Democrats bolstered an already strong majority in the Suffolk County Legislature Tuesday night with a decisive victory in a special election to fill a vacancy representing the East End.
Southold Town Councilmember Al Krupski, the Democrat, defeated Riverhead's GOP Town Supervisor, Sean Walter, by more than 30 percentage points. Krupski captured 6,561 votes, or about 67 percent, to Walter's 3,182 votes, or 33 percent.
"I think we had a positive message and we focused on what's important in the 1st District: quality of life, land preservation, environmental quality and keeping down the size of government," Krupski said.
Turnout for the race to represent the county's 1st Legislative District -- the largest of 18 -- was about 15 percent of its 61,789 registered voters. During the last special election to fill an open seat on the legislature, won by Mount Sinai Democrat Sarah Anker in March 2011, turnout was 13 percent.
The 1st District covers all of Riverhead, Southold and Shelter Island towns, and eastern Brookhaven, from East Shoreham on the North Shore to Center Moriches on the south. The seat opened in November, when Republican Edward P. Romaine became Brookhaven supervisor.
Krupski, 52, of Cutchogue, runs his family's pumpkin farm and has served on Southold's town board since 2006. Previously he served for two decades as a town trustee, handling zoning and environmental permitting.
Walter, 46, of Wading River, is a real estate attorney who was elected Riverhead supervisor in 2009. He'd served previously as deputy town attorney.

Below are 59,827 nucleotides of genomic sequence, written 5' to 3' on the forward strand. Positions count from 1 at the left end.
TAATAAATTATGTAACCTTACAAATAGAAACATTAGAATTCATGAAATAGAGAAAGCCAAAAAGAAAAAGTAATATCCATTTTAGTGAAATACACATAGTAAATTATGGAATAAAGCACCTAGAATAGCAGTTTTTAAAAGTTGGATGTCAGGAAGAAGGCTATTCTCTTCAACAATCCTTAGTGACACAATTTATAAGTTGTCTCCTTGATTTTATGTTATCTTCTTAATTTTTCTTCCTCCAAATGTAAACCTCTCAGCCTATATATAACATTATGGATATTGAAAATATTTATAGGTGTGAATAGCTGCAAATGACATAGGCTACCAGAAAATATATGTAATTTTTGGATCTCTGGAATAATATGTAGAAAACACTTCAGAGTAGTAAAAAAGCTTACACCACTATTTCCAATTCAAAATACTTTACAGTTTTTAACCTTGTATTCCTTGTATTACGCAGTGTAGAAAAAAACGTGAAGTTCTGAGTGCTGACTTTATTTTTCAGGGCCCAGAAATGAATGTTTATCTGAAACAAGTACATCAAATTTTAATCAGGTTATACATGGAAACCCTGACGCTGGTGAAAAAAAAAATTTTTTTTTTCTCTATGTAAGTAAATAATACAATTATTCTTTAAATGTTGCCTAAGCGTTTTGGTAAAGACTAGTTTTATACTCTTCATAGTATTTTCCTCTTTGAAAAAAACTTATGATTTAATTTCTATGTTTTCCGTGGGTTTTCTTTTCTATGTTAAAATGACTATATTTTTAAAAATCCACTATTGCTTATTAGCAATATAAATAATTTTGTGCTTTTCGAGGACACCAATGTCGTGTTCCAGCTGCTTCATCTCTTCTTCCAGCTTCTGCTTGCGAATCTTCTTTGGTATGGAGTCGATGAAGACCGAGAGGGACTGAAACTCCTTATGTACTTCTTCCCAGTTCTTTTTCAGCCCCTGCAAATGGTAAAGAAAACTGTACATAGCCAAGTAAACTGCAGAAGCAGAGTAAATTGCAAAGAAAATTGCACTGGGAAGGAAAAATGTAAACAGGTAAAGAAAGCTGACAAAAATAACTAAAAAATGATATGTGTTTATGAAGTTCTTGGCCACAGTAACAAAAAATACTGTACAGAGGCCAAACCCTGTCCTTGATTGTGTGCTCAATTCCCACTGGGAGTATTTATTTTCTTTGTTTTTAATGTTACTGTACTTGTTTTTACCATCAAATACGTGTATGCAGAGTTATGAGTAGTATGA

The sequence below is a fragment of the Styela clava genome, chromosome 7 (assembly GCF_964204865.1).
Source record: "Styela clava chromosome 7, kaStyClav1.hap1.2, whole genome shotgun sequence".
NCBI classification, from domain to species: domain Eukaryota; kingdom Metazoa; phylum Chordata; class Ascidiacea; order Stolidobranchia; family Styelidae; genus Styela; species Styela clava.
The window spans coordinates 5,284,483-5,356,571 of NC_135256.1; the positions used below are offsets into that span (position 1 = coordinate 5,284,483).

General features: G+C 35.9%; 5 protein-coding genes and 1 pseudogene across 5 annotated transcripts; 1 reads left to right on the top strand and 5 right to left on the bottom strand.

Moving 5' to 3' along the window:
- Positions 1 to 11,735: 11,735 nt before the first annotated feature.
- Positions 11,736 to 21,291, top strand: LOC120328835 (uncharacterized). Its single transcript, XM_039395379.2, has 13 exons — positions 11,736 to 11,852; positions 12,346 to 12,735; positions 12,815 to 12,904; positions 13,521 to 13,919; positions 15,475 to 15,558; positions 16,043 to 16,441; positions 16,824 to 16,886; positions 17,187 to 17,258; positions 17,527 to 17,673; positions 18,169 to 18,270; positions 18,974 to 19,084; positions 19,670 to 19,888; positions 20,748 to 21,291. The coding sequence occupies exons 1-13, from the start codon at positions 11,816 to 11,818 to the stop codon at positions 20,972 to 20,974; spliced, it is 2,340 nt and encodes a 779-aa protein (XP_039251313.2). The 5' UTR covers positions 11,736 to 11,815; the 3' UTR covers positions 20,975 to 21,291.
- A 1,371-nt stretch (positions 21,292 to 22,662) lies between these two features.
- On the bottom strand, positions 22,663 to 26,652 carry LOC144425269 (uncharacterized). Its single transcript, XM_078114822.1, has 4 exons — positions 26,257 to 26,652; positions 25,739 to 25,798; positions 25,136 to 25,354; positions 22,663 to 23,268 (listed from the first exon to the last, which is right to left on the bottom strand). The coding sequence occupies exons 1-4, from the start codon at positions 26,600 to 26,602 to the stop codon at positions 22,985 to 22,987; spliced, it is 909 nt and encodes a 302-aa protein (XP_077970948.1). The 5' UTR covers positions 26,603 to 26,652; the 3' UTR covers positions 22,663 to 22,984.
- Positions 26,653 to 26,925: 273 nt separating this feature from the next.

Both candidates had argued that they were best suited to protect the interests of the East End, which sometimes clash with those of more densely populated western districts.
Neither Walter nor Suffolk GOP chairman John Jay LaValle returned calls Tuesday night.
"It is somewhat of a stunning defeat," Walter told supporters in Riverhead, as captured on a video posted to the site of a weekly East End newspaper. "We did everything that we could possibly do to win this race."
Krupski, who will add to the legislature's Democratic majority, which becomes 13-5, ran on his agricultural experience and his ability to pass laws on the all-Republican Southold board.
Walter, who would have become the sixth Republican in the legislature, had touted his work in streamlining Riverhead government and spurring a downtown redevelopment.
"The size of the victory was tremendous," said Suffolk Democratic chairman Rich Schaffer, "especially with the Republican makeup of the district."